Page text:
Alpha Phi Sigma, the criminal justice national honor society, combined efforts with Utah County Department of Child and Family Services Dec. 4 for its second annual Christmas stocking exchange.
For this event, both the APS club and students in the criminal justice department put together approximately 100 stockings. Each stocking was filled with various gifts such as candy, simple toys, socks, gloves and gift cards that were purchased by students. These stockings were then given to over 50 teenage foster children that attended the event at UVU after the APS induction ceremony.
“The stocking exchange went really well,” said Jeremy Baker, APS treasurer. “We were able to donate more than enough stockings and there was a joyful atmosphere at the activity.”
All of the extra stockings that were donated were given to DCFS to give to other foster teens who were unable to attend the event.
The teens that were able to attend, spent the night going through their stockings, socializing with UVU students, and making Christmas decorations for the DCFS office.
“This event was amazing and a great way to reach out to youth in foster care,” said event coordinator and Assistant Professor Marcy Hehnly.
DCFS clinical social worker Terri Sawyer said that she thought the main benefit of this activity was that it showed these foster kids that somebody cares about them.
“Often times these children are poorly judged,” Sawyer said. “But this event gave them one night where they can be just kids, not foster kids.”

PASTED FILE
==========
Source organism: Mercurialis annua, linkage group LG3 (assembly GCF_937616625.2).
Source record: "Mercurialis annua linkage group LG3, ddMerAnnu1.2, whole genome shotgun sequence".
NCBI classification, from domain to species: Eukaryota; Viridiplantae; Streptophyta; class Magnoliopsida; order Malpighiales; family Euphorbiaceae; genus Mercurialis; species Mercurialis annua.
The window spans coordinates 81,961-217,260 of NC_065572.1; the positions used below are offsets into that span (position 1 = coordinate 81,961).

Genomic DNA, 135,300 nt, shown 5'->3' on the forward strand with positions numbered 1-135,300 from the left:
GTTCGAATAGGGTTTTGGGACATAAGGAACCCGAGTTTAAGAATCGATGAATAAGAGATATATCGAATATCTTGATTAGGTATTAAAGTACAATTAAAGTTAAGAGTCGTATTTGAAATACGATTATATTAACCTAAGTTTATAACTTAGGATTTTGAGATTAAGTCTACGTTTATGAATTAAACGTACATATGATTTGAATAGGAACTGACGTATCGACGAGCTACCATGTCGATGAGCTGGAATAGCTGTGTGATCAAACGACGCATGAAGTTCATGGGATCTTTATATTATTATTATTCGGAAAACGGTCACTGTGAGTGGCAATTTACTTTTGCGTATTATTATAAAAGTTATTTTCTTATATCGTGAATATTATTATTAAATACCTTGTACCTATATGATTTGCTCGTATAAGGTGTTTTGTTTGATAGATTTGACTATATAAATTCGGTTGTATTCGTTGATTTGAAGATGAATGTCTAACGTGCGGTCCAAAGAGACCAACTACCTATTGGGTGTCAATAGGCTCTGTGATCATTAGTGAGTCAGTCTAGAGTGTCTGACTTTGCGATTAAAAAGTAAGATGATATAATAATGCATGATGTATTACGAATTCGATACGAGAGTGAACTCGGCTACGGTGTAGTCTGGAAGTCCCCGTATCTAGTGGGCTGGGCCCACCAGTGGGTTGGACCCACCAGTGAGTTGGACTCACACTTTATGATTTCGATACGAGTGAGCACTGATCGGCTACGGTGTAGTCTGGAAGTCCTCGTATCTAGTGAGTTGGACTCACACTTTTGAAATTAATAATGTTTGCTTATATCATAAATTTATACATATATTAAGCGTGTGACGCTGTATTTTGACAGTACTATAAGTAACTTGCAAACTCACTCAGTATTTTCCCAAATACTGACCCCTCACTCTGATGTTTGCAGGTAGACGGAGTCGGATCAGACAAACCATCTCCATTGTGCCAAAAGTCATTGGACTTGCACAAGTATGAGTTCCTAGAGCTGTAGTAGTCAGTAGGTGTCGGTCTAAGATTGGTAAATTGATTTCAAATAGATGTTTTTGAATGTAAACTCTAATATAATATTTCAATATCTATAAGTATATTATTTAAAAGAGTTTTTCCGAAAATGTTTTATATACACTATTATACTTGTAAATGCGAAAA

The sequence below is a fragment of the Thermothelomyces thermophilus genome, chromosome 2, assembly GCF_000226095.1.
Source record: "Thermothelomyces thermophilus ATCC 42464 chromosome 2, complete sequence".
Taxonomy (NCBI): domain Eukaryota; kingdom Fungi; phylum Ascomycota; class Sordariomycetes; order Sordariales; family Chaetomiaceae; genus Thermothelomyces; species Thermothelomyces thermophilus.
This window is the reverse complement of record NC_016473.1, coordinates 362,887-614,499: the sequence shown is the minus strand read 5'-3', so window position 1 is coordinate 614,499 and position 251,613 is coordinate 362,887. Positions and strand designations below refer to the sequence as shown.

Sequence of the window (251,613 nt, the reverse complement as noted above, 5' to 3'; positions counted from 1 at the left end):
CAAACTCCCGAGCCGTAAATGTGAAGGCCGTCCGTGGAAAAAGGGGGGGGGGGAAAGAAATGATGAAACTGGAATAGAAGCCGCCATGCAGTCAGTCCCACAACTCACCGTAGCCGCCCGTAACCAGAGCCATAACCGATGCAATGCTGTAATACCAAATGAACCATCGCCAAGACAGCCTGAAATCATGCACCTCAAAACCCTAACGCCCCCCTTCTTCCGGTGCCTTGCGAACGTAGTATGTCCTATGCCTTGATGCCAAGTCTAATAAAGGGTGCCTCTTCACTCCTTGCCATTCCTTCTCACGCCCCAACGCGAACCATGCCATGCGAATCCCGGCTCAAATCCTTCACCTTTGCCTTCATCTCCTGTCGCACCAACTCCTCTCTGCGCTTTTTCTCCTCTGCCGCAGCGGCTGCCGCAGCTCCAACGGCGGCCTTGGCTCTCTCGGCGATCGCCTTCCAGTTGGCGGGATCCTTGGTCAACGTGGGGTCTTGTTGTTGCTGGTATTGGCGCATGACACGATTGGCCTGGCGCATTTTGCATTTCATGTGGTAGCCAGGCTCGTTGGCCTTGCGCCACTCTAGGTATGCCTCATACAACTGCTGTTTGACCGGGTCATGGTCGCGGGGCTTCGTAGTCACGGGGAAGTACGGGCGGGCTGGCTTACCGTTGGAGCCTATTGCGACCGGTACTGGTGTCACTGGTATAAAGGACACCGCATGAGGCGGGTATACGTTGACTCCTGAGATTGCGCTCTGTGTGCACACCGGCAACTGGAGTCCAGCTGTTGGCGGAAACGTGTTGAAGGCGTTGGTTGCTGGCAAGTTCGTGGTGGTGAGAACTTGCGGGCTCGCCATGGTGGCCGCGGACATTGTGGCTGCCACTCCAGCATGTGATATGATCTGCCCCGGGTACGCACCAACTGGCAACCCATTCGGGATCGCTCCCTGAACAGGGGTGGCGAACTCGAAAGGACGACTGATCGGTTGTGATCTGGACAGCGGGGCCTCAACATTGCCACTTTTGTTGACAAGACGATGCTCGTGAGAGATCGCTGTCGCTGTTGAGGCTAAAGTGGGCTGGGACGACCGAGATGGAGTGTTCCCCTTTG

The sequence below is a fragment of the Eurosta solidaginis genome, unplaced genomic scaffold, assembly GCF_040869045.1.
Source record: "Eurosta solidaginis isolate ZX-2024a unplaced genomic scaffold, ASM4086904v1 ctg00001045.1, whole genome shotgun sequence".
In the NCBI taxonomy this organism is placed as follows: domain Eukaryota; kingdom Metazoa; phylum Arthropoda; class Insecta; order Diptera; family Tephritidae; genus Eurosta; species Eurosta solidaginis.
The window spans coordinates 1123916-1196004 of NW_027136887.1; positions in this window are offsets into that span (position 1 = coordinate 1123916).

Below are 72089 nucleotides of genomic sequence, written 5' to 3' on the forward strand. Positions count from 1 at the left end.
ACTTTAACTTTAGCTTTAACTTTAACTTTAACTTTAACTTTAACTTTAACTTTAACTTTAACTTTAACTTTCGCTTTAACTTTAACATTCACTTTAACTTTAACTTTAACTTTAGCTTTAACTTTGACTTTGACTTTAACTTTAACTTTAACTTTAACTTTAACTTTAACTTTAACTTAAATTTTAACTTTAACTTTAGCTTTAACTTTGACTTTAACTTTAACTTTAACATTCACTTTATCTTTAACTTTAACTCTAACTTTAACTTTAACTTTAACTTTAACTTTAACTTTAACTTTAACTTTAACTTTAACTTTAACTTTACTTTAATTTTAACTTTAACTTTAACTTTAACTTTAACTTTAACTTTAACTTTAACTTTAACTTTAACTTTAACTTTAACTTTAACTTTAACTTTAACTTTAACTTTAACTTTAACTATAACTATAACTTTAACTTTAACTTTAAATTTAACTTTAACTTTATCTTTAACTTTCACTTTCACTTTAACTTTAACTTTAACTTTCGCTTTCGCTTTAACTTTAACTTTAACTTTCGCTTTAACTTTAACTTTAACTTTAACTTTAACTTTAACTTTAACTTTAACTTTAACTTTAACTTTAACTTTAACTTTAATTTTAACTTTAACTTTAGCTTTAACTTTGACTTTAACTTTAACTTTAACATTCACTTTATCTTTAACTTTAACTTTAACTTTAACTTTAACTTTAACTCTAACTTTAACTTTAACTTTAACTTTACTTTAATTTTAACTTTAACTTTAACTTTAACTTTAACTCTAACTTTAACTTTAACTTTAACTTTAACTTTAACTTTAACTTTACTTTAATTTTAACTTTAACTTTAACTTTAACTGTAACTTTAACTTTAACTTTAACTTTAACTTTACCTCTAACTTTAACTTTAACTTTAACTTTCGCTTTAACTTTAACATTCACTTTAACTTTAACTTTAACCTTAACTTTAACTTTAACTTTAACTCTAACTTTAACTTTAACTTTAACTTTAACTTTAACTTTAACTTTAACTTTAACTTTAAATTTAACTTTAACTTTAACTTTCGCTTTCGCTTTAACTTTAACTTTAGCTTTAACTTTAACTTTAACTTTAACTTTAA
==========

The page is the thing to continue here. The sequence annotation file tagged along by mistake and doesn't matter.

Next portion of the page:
The idea for UVU students to get involved in the stocking exchange program came from Hehnly.
Hehnly was first introduced to the stocking exchange program while living in Georgia. Her friend was working for DCFS and told her about the need for Christmas gifts for teenage foster children.
“Everyone thinks of the younger children (in foster care), but many teenagers go without receiving anything for Christmas,” said Hehnly
When she moved to Utah County she decided she wanted to start a stocking exchange program and get her students involved.
“I wanted my students to realize there were true people out there in need and that they can make a difference,” Hehnly said.
According to DCFS, there are approximately 650 foster children in Utah County, 50 percent of whom are between the ages of 14 and 21.
Another benefit that Milton Gale, a lead case worker for DCSF, said that he saw in his clients was an increase in the youth wanting to go to college.
Jill Backus, a senior assistant case worker for DCSF, agreed with Gale saying that, “A lot of foster children don’t think college is a possibility. But when they get to an event like this and interact with students, they start to think they can do it. That they are smart enough.”